In the first phase of the experiments, pairs of twins and persons with inherited anomalies were put at the disposal of Dr. Mengele and subjected to all imaginable specialist medical examinations. They were also photographed, plaster casts were made of their jaws and teeth, and they were toe- and fingerprinted. As soon as these examinations were finished, they were killed with lethal injections of phenol to the heart so that the next phase of the experimentation could begin: autopsies and the comparative analysis of their internal organs.
Otto Frank later described what it was like when the Nazis entered the annex in which he had been hiding. He said an SS man picked up a portfolio and asked whether there were any jewels in it. When Otto Frank said it only contained papers, the SS man threw the papers (and Anne Frank’s diary) on the floor, walking away with silverware and a candlestick in his briefcase. “If he had taken the diary with him,” Otto Frank recalled, “no one would ever have heard of my daughter.”
Additional barriers stemmed from antisemitism, which was rampant in the cultural climate of Eastern Europe. Gentile rescuers thus often feared censure from their fellow citizens. Moreover, significant numbers of gentiles had to confront their own personal, sometimes unconscious, anti-Jewish feelings. Indeed, postwar interviews with rescuers have shown that although they tended to describe the Jews they saved as fine people, many characterized Jews in general as dirty, loud, greedy, aggressive, dishonest, deceitful, or underhanded.
Ghettos were intended to be temporary until the Jews were deported to other locations, which never happened. Instead, the inhabitants were sent to extermination camps. The ghettos were, in effect, immensely crowded prisons serving as instruments of "slow, passive murder."[216] Though the Warsaw Ghetto contained 30% of Warsaw's population, it occupied only 2.5% of the city's area, averaging over 9 people per room.[217] Between 1940 and 1942, starvation and disease, especially typhoid, killed many in the ghettos.[218] Over 43,000 Warsaw ghetto residents, or one in ten of the total population, died in 1941;[219] in Theresienstadt, more than half the residents died in 1942.[216]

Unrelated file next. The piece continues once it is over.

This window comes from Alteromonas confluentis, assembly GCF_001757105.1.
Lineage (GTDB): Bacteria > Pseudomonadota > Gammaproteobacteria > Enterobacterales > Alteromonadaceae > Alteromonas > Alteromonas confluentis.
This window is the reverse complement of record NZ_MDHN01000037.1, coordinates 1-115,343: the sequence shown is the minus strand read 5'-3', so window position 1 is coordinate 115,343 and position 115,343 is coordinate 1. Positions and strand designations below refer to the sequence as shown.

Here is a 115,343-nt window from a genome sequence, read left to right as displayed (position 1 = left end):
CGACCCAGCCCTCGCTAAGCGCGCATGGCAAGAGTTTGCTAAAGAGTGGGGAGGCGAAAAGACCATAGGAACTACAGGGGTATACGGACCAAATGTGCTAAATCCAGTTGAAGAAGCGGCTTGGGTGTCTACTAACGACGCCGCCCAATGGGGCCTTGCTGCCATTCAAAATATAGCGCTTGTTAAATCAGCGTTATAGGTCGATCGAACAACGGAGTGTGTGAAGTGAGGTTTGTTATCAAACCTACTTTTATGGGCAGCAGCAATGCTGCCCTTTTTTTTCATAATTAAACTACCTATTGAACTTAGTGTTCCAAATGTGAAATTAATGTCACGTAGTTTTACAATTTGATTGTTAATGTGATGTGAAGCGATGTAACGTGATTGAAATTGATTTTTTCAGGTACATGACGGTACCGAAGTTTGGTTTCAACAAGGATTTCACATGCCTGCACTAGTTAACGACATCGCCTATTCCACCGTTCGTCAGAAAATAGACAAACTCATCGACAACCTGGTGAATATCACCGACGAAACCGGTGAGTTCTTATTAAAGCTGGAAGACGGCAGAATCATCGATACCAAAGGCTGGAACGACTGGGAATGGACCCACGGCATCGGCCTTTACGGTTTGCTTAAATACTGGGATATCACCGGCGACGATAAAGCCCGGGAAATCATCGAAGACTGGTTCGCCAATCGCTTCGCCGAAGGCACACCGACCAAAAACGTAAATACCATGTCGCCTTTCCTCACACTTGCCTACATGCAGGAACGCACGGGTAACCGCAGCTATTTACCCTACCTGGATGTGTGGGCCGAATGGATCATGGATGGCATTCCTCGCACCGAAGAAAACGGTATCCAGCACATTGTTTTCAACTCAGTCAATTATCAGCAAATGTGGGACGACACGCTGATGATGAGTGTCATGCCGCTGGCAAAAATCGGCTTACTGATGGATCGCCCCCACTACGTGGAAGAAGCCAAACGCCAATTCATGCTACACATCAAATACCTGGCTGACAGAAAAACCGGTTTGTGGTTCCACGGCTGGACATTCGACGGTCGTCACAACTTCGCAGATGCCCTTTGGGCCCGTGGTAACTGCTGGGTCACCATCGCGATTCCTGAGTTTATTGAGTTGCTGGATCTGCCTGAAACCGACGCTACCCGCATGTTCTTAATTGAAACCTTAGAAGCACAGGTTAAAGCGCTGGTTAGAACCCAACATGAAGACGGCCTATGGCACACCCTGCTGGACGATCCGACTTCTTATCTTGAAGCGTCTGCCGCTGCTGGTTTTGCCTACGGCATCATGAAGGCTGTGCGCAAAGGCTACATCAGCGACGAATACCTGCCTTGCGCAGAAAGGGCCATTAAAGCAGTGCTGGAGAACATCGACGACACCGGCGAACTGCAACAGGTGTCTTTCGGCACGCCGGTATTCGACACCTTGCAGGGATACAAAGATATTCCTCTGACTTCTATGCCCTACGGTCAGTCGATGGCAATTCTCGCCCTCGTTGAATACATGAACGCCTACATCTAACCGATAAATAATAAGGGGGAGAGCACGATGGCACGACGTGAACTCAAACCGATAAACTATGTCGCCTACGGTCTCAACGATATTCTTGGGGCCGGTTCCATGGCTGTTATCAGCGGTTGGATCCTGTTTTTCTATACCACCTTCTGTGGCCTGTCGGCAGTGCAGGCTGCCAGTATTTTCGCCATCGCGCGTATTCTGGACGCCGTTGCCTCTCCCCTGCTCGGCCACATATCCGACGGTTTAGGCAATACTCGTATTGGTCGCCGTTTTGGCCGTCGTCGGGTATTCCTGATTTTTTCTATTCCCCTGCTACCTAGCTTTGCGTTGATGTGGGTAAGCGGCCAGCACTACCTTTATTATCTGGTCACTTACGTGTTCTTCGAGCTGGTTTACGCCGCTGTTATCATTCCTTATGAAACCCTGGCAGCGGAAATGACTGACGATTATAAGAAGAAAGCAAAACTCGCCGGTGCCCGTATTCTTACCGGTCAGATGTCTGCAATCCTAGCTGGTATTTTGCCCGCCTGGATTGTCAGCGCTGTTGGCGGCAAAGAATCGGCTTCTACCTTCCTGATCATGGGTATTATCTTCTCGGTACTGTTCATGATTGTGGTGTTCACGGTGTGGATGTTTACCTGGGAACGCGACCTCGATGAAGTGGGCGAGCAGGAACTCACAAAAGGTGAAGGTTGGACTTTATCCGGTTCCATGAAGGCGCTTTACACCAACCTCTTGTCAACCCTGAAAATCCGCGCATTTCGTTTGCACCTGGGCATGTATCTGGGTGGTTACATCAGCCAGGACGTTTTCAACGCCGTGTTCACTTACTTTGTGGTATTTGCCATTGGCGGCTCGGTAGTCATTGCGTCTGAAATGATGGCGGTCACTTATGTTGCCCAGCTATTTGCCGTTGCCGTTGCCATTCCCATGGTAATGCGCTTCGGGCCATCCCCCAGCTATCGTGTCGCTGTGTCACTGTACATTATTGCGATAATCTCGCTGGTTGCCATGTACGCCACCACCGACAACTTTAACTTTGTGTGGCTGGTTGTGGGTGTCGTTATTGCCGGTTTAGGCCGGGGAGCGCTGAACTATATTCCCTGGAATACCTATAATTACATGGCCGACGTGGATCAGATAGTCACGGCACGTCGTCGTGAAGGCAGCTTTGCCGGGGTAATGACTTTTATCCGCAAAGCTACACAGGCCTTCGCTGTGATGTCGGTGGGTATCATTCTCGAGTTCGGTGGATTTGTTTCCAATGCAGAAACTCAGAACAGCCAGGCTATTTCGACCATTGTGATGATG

Cesarani notes that by 1943, as the military position of the German forces deteriorated, the Nazi leadership became more openly explicit about the Final Solution. In March, Goebbels confided to his diary: "On the Jewish question especially, we are in it so deeply that there is no getting out any longer. And that is a good thing. Experience teaches that a movement and a people who have burned their bridges fight with much greater determination and fewer constraints than those that have a chance of retreat."[127]

It is the shamelessness of appropriation. Who owns Anne Frank? The children of the world, say the sentimentalists. A case in point is the astonishing correspondence, published in 1995 under the title “Love, Otto,” between Cara Wilson, a Californian born in 1944, and Otto Frank, the father of Anne Frank. Wilson, then twelve-year-old Cara Weiss, was invited by Twentieth Century Fox to audition for the part of Anne in a projected film version of the diary. “I didn’t get the part,” the middle-aged Wilson writes, “but by now I had found a whole new world. Anne Frank’s diary, which I read and reread, spoke to me and my dilemmas, my anxieties, my secret passions. She felt the way I did. . . .I identified so strongly with this eloquent girl of my own age, that I now think I sort of became her in my own mind.” And on what similarities does Wilson rest her acute sense of identification with a hunted child in hiding?